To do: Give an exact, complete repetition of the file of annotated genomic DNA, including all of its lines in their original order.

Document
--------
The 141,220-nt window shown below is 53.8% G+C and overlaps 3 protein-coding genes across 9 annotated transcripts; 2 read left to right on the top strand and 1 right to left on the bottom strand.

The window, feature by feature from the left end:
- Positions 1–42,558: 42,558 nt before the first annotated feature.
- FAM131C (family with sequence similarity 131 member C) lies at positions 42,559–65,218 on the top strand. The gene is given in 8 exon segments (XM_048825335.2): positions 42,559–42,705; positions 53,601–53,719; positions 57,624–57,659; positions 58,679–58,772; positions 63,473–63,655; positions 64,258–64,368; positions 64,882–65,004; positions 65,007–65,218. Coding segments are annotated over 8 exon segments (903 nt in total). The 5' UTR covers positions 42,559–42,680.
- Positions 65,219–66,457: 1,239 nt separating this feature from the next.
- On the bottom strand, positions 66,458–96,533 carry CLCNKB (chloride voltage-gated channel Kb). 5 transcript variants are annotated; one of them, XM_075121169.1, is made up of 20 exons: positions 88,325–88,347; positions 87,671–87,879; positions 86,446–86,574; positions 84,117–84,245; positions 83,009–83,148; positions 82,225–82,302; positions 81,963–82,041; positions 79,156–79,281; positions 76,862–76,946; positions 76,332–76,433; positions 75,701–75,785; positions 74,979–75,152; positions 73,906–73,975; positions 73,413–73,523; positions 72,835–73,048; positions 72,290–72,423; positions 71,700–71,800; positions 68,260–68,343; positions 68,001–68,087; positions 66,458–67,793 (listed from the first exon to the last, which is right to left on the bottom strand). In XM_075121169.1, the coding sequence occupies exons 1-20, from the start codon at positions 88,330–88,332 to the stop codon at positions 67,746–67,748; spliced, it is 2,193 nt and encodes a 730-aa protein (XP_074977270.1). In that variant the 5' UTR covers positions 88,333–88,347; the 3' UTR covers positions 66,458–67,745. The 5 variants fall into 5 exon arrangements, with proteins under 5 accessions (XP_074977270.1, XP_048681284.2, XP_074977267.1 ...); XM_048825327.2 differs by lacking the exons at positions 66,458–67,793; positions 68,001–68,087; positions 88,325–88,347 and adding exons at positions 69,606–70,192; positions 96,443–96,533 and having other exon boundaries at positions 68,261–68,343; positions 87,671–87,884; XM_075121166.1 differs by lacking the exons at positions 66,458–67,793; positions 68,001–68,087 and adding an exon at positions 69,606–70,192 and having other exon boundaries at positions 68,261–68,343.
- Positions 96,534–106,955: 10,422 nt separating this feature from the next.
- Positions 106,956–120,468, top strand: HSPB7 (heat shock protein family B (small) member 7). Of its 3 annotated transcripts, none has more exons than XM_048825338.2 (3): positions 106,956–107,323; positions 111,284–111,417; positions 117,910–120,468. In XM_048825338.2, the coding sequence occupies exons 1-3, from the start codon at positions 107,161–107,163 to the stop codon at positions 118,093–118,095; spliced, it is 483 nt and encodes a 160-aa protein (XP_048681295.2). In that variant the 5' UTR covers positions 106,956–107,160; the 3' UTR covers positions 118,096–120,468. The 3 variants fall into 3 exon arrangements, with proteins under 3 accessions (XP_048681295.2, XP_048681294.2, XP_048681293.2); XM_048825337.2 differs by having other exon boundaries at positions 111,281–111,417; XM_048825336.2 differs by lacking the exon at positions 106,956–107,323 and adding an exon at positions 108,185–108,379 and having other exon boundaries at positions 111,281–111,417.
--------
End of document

The 141,220-nt window shown below is 53.8% G+C and overlaps 3 protein-coding genes across 9 annotated transcripts; 2 read left to right on the top strand and 1 right to left on the bottom strand.

The window, feature by feature from the left end:
- Positions 1–42,558: 42,558 nt before the first annotated feature.
- FAM131C (family with sequence similarity 131 member C) lies at positions 42,559–65,218 on the top strand. The gene is given in 8 exon segments (XM_048825335.2): positions 42,559–42,705; positions 53,601–53,719; positions 57,624–57,659; positions 58,679–58,772; positions 63,473–63,655; positions 64,258–64,368; positions 64,882–65,004; positions 65,007–65,218. Coding segments are annotated over 8 exon segments (903 nt in total). The 5' UTR covers positions 42,559–42,680.
- Positions 65,219–66,457: 1,239 nt separating this feature from the next.
- On the bottom strand, positions 66,458–96,533 carry CLCNKB (chloride voltage-gated channel Kb). 5 transcript variants are annotated; one of them, XM_075121169.1, is made up of 20 exons: positions 88,325–88,347; positions 87,671–87,879; positions 86,446–86,574; positions 84,117–84,245; positions 83,009–83,148; positions 82,225–82,302; positions 81,963–82,041; positions 79,156–79,281; positions 76,862–76,946; positions 76,332–76,433; positions 75,701–75,785; positions 74,979–75,152; positions 73,906–73,975; positions 73,413–73,523; positions 72,835–73,048; positions 72,290–72,423; positions 71,700–71,800; positions 68,260–68,343; positions 68,001–68,087; positions 66,458–67,793 (listed from the first exon to the last, which is right to left on the bottom strand). In XM_075121169.1, the coding sequence occupies exons 1-20, from the start codon at positions 88,330–88,332 to the stop codon at positions 67,746–67,748; spliced, it is 2,193 nt and encodes a 730-aa protein (XP_074977270.1). In that variant the 5' UTR covers positions 88,333–88,347; the 3' UTR covers positions 66,458–67,745. The 5 variants fall into 5 exon arrangements, with proteins under 5 accessions (XP_074977270.1, XP_048681284.2, XP_074977267.1 ...); XM_048825327.2 differs by lacking the exons at positions 66,458–67,793; positions 68,001–68,087; positions 88,325–88,347 and adding exons at positions 69,606–70,192; positions 96,443–96,533 and having other exon boundaries at positions 68,261–68,343; positions 87,671–87,884; XM_075121166.1 differs by lacking the exons at positions 66,458–67,793; positions 68,001–68,087 and adding an exon at positions 69,606–70,192 and having other exon boundaries at positions 68,261–68,343.
- Positions 96,534–106,955: 10,422 nt separating this feature from the next.
- Positions 106,956–120,468, top strand: HSPB7 (heat shock protein family B (small) member 7). Of its 3 annotated transcripts, none has more exons than XM_048825338.2 (3): positions 106,956–107,323; positions 111,284–111,417; positions 117,910–120,468. In XM_048825338.2, the coding sequence occupies exons 1-3, from the start codon at positions 107,161–107,163 to the stop codon at positions 118,093–118,095; spliced, it is 483 nt and encodes a 160-aa protein (XP_048681295.2). In that variant the 5' UTR covers positions 106,956–107,160; the 3' UTR covers positions 118,096–120,468. The 3 variants fall into 3 exon arrangements, with proteins under 3 accessions (XP_048681295.2, XP_048681294.2, XP_048681293.2); XM_048825337.2 differs by having other exon boundaries at positions 111,281–111,417; XM_048825336.2 differs by lacking the exon at positions 106,956–107,323 and adding an exon at positions 108,185–108,379 and having other exon boundaries at positions 111,281–111,417.